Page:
As a radical futurist, I look upon internet censorship as a violation of that "third inalienable right" that was struck out of the rough draft of the Declaration of Independence and replaced with "the pursuit of happiness". The original wording was, "life, liberty, and property", and I've always felt that this compromise-third created a basic flaw in our whole Constitutional system that has caused major problems throughout U.S. history. In a nut-shell, it has made it difficult to put checks and balances on one of the most basic sources of power in any human society: control over the ownership and use of both tangible and intangible property. However, since the scientific study of economics was in its infancy at that time, I assume the Founding Fathers decided not to even try and deal directly with this matter. They had access to a lot of historical and philosophical knowledge about how to run a government to provide the governed with the "right to life", meaning personal security, and the "right to liberty", meaning control over over one's own personal desiny, but not much about economics as we understand the term today. So they removed "property" from the list and substituted "the pursuit of happiness", which it's very hard to define in ways that separate it from "liberty."
As I interpret the writings of the "Age of Reason" philosophers, their operational definition of "inalienable rights" could be stated in present-day English as "those entitlements that all citizens must be guaranteed by law in order to maintain law and order with justice within society as a whole." This is a strictly practical definition based on a broad consensus among "the people" as to what "rights" they are "naturally" entitled to and will resist pressure from law and custom to secure for themselves. This consensus varies from sub-culture to sub-culture with any nation or other political entity, and it also changes over the course of time, so the framers of the U.S. Constitution didn't deal directly with the question of "inalienable rights" at all, but only with trying to grant all citizens specific entitlements that fit the consensus they perceived at the time.
The idea was to set up a system of checks and balances on political, social, and economic power that would allow the legal system to evolve in ways that would guarantee these undescribed "inalienable rights" in a constantly changing society as long as possible. Most of them also believed that another revolution would occur every century or so (as had happened in England throughout the Christian era) and a different Constitution would be adopted. However, by neglecting the inalienable right to property, they wrote a Constitution that survived the Civil War and the Industrial Revolution without either being amended drastically enough to adequately cope with them or being replaced with an entirely new Constitution. So our flawed Constitution was interpreted in ways that allowed the evolution of a legally sanctioned authoritarian plutocracy that now has more influence over the daily life of the average American than our liberal republican government has. And even worse, the ever-increasing empowerment of "big business" has generated a "big government" that can only keep American society under control by resorting to authoritarian practices that the Founding Fathers specifically wrote the Constitution to suppress. A few of the most glaring examples are our present large military, police, and penal establishments and our provision of "government services" on a scale that tends to make individual citizens dependent on a massive bureaucracy.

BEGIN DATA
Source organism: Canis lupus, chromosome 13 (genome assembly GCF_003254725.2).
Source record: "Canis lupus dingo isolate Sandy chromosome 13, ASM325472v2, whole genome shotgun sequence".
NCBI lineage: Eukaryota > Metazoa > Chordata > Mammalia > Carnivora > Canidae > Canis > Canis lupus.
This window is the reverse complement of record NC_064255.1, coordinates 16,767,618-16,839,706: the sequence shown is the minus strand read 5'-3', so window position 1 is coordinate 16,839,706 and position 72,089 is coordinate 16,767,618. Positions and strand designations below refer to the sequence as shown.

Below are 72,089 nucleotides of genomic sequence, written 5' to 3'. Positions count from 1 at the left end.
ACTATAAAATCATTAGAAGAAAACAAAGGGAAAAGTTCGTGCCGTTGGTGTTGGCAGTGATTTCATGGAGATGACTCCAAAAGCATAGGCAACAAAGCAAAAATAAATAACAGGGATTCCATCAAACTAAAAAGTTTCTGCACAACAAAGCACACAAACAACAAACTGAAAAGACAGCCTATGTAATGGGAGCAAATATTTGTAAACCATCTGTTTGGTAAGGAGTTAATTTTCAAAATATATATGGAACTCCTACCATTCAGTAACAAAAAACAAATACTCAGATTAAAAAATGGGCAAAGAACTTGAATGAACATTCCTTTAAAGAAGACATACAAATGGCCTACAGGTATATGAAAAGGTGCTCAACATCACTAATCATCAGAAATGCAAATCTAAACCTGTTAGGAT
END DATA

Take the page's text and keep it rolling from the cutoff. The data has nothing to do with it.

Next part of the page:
Fortunately, it looks like the Information Revolution of the 21st century is going to accomplish what the Industrial Revolution of the 19th failed to do: to put the US Government in a position where it has to either deal with the "right to property" by amending the present Constitution to include an "economic bill of rights" or to adopt a new Constitution with these provisions written into it. The heart of such a code would be the concept that it's a fundamental part of human nature to want to own property of all kinds, and that people will fight against all laws and customs that keep them from getting what they consider a "fair share." The definition of what is "fair" is just as hard to define for property as it is for life or liberty, but history has proven that checks and balances on power work equally well in all three cases. And my opinion is that we now possess sufficient scientific knowledge about economics to extend our national Bill of Rights to include "property" as well as "life" and "liberty".